In India there are as many distractions as there are people, and most of the time the distractions are the people.
Every morning I wake up early and launch myself out of bed to write before the house swirls into chaos. Writing is temperamental business and requires hours to stare into space, usually cyberspace – Facebook, MySpace, the New York Times, the Huffington Post, the Times of India, BoingBoing, etcetera – before getting started in earnest. After checking in on the Somali Pirates, and what the first lady is wearing and seeing if my people have anything interesting to say, I can become one with language and ink.
On a normal day, usually before the alchemical process of writing can actually begin, someone – could be anyone – will come walking into the room I’m hiding in that day.
Today I kissed Phil goodbye, made a pot of tea and crept back up to my bedroom, firmly committed to feigning malaria if that’s what it took to be left alone to write. Two minutes later Phil popped his head through the door and said, “You have to come see this.”
Reluctantly, resentfully, I head downstairs, as he’s not taking “piss off” for an answer.
Our driver, Bhaskar, is standing in the entry, beaming, with three children in front of him. “This is my family,” he announces. “Jashoria, Cynthia, and my nephew, Joseph,” he says, tapping each on the head with his oddly expressive hands. They are beautiful children – well dressed, mannered, and clearly excited to be meeting the white people that daddy babysits. Phil and I fawn over them and ask their ages: 17, 11 and 9. We take pictures and giggle. I am smitten; if I had planned things a little better, or even planned things at all, I would have had several more children.
“Okay, nice to meet you kids! I’ve got to get to work now,” Phil says.
“Okee okee,” Bhaskar says, and heads for the door with Phil, leaving the children behind.
I sit down at the long dining room table and open my laptop, hoping to indicate that I’m going to work now. Jashoria sits down beside me and stares at me with deep brown eyes. She is adorable.
“I want to study computer science,” Jashoria says.
“What sort of computer do you use?” I ask, just to be polite.
“I’ve never used a computer, Auntie.”
Rathnama comes into the kitchen, her face puffy and pale. She is clearly ill. I put my hand on her forehead and it is scorching hot. We have no understanding of the other’s language, but somehow we find it fairly easy to communicate, and in any language, sick is sick. “Doctor,” I say, “We’ll take you to the doctor when Bhaskar gets back.” It has been an hour and a half since Bhaskar left to take Phil to work.
“No, Bhaskar driving sir.” I often speak like a toddler these days.
“Bhaskar asleep.” She points to her apartment.
The maid is sick, the driver is asleep in the maid’s bedroom while his kids are in my swimming pool, the house is filthy, I am starving and I still haven’t written a damn thing. I see my day melting before my eyes. This pull between Western ambition and Eastern confusion lives in me daily. The more I push to write, the more India pulls me to live.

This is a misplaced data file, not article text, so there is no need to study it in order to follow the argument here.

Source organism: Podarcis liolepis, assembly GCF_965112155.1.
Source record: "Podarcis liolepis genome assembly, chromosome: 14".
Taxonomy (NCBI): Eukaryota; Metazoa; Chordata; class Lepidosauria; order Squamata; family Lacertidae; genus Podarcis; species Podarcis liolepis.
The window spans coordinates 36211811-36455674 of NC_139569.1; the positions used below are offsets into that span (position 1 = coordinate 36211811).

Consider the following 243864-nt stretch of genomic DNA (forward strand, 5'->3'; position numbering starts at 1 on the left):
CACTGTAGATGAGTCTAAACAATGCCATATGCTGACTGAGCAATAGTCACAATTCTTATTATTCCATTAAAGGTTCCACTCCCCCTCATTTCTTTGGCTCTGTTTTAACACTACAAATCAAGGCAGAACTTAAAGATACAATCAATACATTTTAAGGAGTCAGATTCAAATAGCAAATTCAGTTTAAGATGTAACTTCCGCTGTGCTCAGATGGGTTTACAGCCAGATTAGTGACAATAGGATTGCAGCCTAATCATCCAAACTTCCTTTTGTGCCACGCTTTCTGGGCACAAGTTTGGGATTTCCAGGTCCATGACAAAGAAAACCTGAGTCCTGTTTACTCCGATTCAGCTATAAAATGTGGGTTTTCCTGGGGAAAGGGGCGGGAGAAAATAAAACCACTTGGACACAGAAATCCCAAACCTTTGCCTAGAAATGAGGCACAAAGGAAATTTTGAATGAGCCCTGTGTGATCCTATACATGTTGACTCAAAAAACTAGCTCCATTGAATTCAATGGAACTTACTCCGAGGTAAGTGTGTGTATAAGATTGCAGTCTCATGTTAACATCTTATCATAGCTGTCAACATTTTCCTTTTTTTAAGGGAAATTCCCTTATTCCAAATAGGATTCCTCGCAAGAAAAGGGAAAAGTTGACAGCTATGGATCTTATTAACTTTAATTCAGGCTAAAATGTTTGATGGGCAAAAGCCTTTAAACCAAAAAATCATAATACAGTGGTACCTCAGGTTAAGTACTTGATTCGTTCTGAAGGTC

Bhaskar staggers sleepily into the kitchen. “We need to take Rathnama to the doctor,” I say.
“Okee okee,” he says, just like he always does. Phil and I have started to pick up on this strange verbal tick, “Okee okee,” along with shouting, “Baa! Baa!” when we pass cows on the road, and launching into, “No-no-no-nonono,” when what we really mean is, “No, thanks.” Aside from these verbal paroxysms in my daily struggle to communicate, my speech has developed an odd cadence and structure. The longer I’m here, what passes for normal becomes stranger and stranger.
I routinely say things like, “What is your age?”, “Cooking tonight for dinner, yes?” while holding up a head of cauliflower, and, “It is working now that I must do.”
I fear that after the year is out and I head home, I’ll be stuck with this mutant form of English painstakingly developed by necessity here, and the only place my language skills will make any sense at all will be at a call center.
I walk Rathnama to a chair and sit her down. I run upstairs and change out of my dressing gown. When I come back downstairs everyone is in the car: Bhaskar, three kids, the maid and me. There is no such thing as alone in this country. I travel with an entourage wherever I go; a trip to the drugstore for nail polish or to buy water becomes a social event. Normally it is Bhaskar and Rathnama. He walks in front like a bodyguard sweeping away autograph collectors. She walks behind and insists on carrying my bags. I am uncomfortable with this set-up, but they are even more uncomfortable when I venture out on my own. We have been given strict orders not to go out past 10 PM and not to ride in tuk-tuks. We routinely do both and lie about it.
The eldest daughter has positioned herself in the front passenger’s seat, cranks up the music and sings Hindi songs with the radio. The 9-year old boy, who’s been staring lustfully at my computer all morning, is now eyeing my iPod with that same desire. I cave and hand it to him, then show him how to play the Bubble Wrap game. I’m glad he doesn’t ask any questions because I’d have a hard time explaining why the game is fun.